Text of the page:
Saxophonists with Style

%postname-photo%Tenor saxophonist Benn Clatworthy and pianist Cecilia Coleman met in the mid-1980s, when they were both students of LA vibraphonist Charlie Shoemake. They played on each other’s debut albums, and toured on occasion, but their new CD “2” is their first recording as a duet. They are particularly well-matched: Clatworthy’s impassioned lines and hoarse high register implies an emotional frailty, and Coleman’s subtle and varied touch offers strongly marked solo lines over velvety chords. The interaction between the two musicians is truly remarkable.  On “Lush Life”, Coleman deftly fills the gaps in Clatworthy’s complex, yet accessible improvisation, and creates a dialogue where the lines complement, but do not compete with each other. “I Hear a Rhapsody” takes the same approach at a quick tempo, and the result is a romping give-and-take between the two voices. Coleman is a fine accompanist, too, and on the opening “Here, There and Everywhere”, her piano keeps the performance buoyant and moving forward, while supporting Clatworthy’s expertly sculpted lines.  This is an album that soothes more that it shouts, and it is a fine showcase for two gifted musicians that deserve wider recognition.


There’s a definite musical influence at play on Ravi Coltrane’s Blue Note album, “Spirit Fiction”, but it’s probably not who you think. I suspect that somewhere in Ravi’s musical education, he was inspired by Charles Ives. Like Ives, Coltrane enjoys juxtaposing%postname-photo% disparate sounds and letting them clash and meld as the music develops. The opening track “Roads Cross” and its companion track “Cross Roads” finds his quartet improvising in opposing styles and only settling into a common groove for a few bars at the center of the performance. On the title track, Coltrane took the concept a step further, splitting his quartet into two, and having each pair record separately with their own musical direction. The two recordings were then combined in the editing room. The contrasts also happen on a grander scale: Half of the tracks feature Coltrane’s quintet featuring trumpeter Ralph Alessi and pianist Geri Allen, and not only does the quintet’s style differ from the quartet, there are also several fine duo improvisations between Coltrane and Alessi that are fueled by the disparity of the two lines. One of those duets happens on Alessi’s melancholy tune, “Yellow Cat”, and later in that same track, Allen plays an agitated solo over the somber melody repeated by the horns. Coltrane plays a duet with drummer E.J. Strickland on “Spring and Hudson”, but I’m even more fascinated by the interplay between Coltrane and his quintet drummer Eric Harland on Ornette Coleman’s “Check Out Time”. That track and the following one, Paul Motian’s “Fantasm” also includes Ravi’s mentor and co-producer Joe Lovano. While there is a similarity between the two tenors, there’s enough difference to prove that Ravi Coltrane has his own identity on saxophone, and a unique approach to the music.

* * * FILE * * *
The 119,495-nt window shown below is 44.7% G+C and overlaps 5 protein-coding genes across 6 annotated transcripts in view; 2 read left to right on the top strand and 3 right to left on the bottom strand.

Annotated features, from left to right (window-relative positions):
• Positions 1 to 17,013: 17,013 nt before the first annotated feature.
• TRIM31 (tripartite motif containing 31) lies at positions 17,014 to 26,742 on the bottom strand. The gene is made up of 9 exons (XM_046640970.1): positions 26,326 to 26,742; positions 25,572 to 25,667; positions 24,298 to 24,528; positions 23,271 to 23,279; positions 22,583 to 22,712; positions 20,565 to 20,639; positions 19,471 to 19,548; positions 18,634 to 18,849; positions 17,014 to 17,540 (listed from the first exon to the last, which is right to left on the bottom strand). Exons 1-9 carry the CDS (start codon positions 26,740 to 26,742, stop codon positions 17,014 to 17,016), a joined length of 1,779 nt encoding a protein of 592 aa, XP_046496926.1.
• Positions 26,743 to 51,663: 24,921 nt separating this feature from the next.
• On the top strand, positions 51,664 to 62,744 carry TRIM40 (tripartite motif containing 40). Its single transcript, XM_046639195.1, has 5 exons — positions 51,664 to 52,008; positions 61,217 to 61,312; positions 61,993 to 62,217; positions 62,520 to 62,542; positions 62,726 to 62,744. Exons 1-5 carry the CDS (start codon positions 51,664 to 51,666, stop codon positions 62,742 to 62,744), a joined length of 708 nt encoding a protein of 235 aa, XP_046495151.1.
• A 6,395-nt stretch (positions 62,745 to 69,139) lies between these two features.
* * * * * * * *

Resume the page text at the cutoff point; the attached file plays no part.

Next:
There’s a great urgency to the music of Brandon Wright. He seems intent on making every note count and every solo memorable. That %postname-photo%spirit permeates throughout his sophomore album, “Journeyman”, whether he is tearing through the changes of “What Is This Thing Called Love” (via his original line “Shapeshifter”), reinterpreting a rock classic like “Better Man”, or playing an impassioned tribute to his late grandmother (“Choices”). His sound blends several great and intense tenor players including Sonny Rollins, John Coltrane and Michael Brecker, but those sounds are so well-integrated that the influences only come out on isolated passages. Wright has been a member of the Mingus Big Band for the last five years, and for this album, he recruited the rhythm section of that remarkable ensemble: pianist David Kikoski, bassist Boris Kozlov and drummer Donald Edwards. The combination of Wright’s dynamic tenor with the high-power rhythm section makes the music jump with kinetic energy (just try to sit still while listening to the funky “Wall of Shame” or the sharply rhythmic “Wonderwall”). And yet, these same musicians can give Hoagy Carmichael’s “The Nearness of You” all of the tenderness it needs. The press release says that Wright has taken up improv comedy at the same training center that services Upright Citizens Brigade. That makes sense to me, for Brandon Wright is clearly a man who lives to improvise. His album may be called “Journeyman”, but he’s ready to join the masters.


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